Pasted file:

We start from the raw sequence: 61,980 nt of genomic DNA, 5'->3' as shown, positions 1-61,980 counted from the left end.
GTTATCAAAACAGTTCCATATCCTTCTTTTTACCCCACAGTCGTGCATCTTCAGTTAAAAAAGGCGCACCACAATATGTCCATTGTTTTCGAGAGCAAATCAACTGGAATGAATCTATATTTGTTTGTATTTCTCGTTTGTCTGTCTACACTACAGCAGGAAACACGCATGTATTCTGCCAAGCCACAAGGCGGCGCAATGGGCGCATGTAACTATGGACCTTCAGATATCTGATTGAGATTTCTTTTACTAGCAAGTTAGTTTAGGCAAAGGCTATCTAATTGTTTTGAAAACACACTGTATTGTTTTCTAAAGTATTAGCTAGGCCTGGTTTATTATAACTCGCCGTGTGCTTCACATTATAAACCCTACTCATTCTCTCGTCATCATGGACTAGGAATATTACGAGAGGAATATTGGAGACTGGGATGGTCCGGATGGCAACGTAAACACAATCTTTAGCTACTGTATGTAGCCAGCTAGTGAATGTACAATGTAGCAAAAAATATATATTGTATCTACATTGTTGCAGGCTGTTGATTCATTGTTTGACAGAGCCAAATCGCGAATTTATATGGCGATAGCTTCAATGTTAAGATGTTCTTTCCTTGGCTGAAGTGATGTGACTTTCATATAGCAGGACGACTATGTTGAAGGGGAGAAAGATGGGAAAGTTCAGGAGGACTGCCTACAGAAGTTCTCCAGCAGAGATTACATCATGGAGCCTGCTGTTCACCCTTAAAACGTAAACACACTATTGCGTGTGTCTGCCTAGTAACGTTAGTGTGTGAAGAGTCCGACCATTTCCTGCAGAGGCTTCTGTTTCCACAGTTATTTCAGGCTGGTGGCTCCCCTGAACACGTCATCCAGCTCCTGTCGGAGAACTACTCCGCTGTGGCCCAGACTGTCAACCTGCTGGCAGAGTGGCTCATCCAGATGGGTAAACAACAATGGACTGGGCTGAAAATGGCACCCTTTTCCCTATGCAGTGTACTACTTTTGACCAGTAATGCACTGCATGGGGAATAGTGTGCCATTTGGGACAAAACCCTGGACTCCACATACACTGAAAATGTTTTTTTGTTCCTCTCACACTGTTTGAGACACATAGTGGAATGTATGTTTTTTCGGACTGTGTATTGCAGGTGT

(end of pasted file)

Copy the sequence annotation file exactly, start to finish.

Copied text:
We start from the raw sequence: 61,980 nt of genomic DNA, 5'->3' as shown, positions 1-61,980 counted from the left end.
GTTATCAAAACAGTTCCATATCCTTCTTTTTACCCCACAGTCGTGCATCTTCAGTTAAAAAAGGCGCACCACAATATGTCCATTGTTTTCGAGAGCAAATCAACTGGAATGAATCTATATTTGTTTGTATTTCTCGTTTGTCTGTCTACACTACAGCAGGAAACACGCATGTATTCTGCCAAGCCACAAGGCGGCGCAATGGGCGCATGTAACTATGGACCTTCAGATATCTGATTGAGATTTCTTTTACTAGCAAGTTAGTTTAGGCAAAGGCTATCTAATTGTTTTGAAAACACACTGTATTGTTTTCTAAAGTATTAGCTAGGCCTGGTTTATTATAACTCGCCGTGTGCTTCACATTATAAACCCTACTCATTCTCTCGTCATCATGGACTAGGAATATTACGAGAGGAATATTGGAGACTGGGATGGTCCGGATGGCAACGTAAACACAATCTTTAGCTACTGTATGTAGCCAGCTAGTGAATGTACAATGTAGCAAAAAATATATATTGTATCTACATTGTTGCAGGCTGTTGATTCATTGTTTGACAGAGCCAAATCGCGAATTTATATGGCGATAGCTTCAATGTTAAGATGTTCTTTCCTTGGCTGAAGTGATGTGACTTTCATATAGCAGGACGACTATGTTGAAGGGGAGAAAGATGGGAAAGTTCAGGAGGACTGCCTACAGAAGTTCTCCAGCAGAGATTACATCATGGAGCCTGCTGTTCACCCTTAAAACGTAAACACACTATTGCGTGTGTCTGCCTAGTAACGTTAGTGTGTGAAGAGTCCGACCATTTCCTGCAGAGGCTTCTGTTTCCACAGTTATTTCAGGCTGGTGGCTCCCCTGAACACGTCATCCAGCTCCTGTCGGAGAACTACTCCGCTGTGGCCCAGACTGTCAACCTGCTGGCAGAGTGGCTCATCCAGATGGGTAAACAACAATGGACTGGGCTGAAAATGGCACCCTTTTCCCTATGCAGTGTACTACTTTTGACCAGTAATGCACTGCATGGGGAATAGTGTGCCATTTGGGACAAAACCCTGGACTCCACATACACTGAAAATGTTTTTTTGTTCCTCTCACACTGTTTGAGACACATAGTGGAATGTATGTTTTTTCGGACTGTGTATTGCAGGTGT